Black and poor people found less likely to access medication abortion
Black pregnant people and pregnant individuals below the poverty line are less likely to access medication abortion, according to surveys of more than 4,700 patients by the Guttmacher Institute.
Why it matters: It's evidence of how race and economic status can disadvantage some groups, especially in areas where medication abortion is the only option available.
- 21 states have moved to ban or restrict abortion following the Supreme Court's decision to overturn Roe v. Wade, putting added emphasis on medication abortion as a means to maintain access.
What they found: The survey, drawing on data from 43 clinics concentrated in the South and Midwest, found 57% of respondents were obtaining, or expected to obtain, a medication abortion, as opposed to a surgical one.
- Medication abortion was higher among individuals aged 18–19 (64%), those who identified as Asian (69%) or white (65%).
- It was least common among Black respondents (48%), individuals with family incomes below the poverty threshold (53%), and those using insurance (49%).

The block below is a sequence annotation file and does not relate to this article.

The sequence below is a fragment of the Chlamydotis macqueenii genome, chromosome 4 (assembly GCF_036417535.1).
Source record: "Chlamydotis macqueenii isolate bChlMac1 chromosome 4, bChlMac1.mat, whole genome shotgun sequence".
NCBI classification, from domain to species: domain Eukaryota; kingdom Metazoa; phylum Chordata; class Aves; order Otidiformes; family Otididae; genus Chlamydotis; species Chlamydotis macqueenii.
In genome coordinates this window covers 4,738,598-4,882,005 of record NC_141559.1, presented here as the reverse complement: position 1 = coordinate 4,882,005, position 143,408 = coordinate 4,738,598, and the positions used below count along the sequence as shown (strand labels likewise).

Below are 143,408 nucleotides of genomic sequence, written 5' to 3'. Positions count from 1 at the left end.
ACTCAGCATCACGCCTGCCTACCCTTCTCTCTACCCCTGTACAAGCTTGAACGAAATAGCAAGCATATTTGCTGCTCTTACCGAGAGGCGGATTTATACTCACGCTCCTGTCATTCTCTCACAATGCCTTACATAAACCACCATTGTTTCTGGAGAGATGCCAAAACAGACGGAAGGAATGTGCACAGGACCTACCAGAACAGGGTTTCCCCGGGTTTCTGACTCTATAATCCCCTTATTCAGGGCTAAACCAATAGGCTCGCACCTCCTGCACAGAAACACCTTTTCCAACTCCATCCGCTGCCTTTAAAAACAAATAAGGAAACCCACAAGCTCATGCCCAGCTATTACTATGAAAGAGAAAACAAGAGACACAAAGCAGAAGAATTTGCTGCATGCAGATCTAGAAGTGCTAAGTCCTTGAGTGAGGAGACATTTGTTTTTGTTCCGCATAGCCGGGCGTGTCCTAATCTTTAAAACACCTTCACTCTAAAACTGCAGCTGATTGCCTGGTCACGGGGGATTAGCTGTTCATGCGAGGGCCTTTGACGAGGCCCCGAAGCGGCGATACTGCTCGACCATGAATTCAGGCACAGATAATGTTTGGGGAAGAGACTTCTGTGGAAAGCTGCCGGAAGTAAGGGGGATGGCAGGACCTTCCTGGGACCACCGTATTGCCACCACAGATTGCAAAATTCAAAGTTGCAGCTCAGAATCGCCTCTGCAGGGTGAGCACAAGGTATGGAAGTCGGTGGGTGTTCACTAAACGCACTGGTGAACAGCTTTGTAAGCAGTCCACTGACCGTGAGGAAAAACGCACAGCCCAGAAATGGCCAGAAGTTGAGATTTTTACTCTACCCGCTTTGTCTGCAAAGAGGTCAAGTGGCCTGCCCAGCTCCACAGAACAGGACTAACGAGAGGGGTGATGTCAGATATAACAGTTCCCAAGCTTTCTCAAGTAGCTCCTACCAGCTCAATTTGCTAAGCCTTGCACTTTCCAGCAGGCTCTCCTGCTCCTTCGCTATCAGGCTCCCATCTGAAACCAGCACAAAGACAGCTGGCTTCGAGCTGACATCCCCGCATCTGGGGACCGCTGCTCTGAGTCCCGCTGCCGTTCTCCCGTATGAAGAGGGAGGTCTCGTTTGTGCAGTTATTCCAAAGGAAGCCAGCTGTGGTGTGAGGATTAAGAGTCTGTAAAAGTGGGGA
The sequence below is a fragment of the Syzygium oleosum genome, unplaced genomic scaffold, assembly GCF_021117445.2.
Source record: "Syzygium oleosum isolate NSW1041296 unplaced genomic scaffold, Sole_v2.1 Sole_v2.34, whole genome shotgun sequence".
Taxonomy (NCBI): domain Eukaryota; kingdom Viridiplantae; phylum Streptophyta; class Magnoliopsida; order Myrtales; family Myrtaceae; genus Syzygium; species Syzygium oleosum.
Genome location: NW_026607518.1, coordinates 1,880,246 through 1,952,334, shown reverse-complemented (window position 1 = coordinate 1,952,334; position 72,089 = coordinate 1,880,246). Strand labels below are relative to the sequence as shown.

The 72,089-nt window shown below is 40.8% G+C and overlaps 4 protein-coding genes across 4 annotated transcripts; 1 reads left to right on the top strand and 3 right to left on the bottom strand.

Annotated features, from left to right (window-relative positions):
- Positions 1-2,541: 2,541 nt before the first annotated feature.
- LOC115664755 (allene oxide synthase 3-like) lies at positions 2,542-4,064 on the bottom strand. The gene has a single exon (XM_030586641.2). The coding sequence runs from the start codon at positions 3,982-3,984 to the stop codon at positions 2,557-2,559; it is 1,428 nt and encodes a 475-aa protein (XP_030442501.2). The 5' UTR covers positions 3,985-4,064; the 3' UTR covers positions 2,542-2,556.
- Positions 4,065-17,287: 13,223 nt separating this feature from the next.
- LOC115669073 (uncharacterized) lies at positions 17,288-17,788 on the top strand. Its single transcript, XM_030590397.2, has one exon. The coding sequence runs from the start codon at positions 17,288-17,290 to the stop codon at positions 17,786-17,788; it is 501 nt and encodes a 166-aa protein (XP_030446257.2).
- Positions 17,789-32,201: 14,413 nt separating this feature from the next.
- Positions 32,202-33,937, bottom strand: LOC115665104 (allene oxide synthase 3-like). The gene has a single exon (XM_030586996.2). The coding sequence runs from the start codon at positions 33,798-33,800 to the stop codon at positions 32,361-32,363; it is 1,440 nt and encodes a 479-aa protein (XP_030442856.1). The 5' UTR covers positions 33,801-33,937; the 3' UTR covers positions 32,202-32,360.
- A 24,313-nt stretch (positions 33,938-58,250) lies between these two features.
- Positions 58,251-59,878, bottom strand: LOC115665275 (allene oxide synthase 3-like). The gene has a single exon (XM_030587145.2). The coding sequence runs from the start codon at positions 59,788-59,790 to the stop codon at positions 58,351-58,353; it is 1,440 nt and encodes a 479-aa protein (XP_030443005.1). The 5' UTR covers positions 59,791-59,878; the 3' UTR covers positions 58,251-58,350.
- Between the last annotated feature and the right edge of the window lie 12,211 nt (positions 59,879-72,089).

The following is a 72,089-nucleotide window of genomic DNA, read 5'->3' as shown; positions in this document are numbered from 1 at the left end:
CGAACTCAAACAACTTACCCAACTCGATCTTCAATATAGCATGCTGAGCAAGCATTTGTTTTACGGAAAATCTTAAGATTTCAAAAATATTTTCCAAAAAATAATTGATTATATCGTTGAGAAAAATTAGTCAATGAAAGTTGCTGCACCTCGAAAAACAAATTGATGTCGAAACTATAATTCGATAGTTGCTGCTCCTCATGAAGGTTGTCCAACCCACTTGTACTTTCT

What they're saying: "It's important to recognize that people need access to the method of abortion that's most suitable to their lifestyle and preferences," said Rachel Jones, principal research scientist at Guttmacher, an abortion-rights organization.
- Surgical abortion can be preferable to medication abortion — a process that can involve several days, including time for recovery and rest.
- The survey found that people who reported having a prior abortion were more likely to have a procedure the second time around.
The bottom line: The demise of Roe v. Wade made access to abortion even more challenging for those living in the Midwest and the South, Jones said, noting that even in states where the procedure is legal, the cost of the procedure and travel remain significant barriers.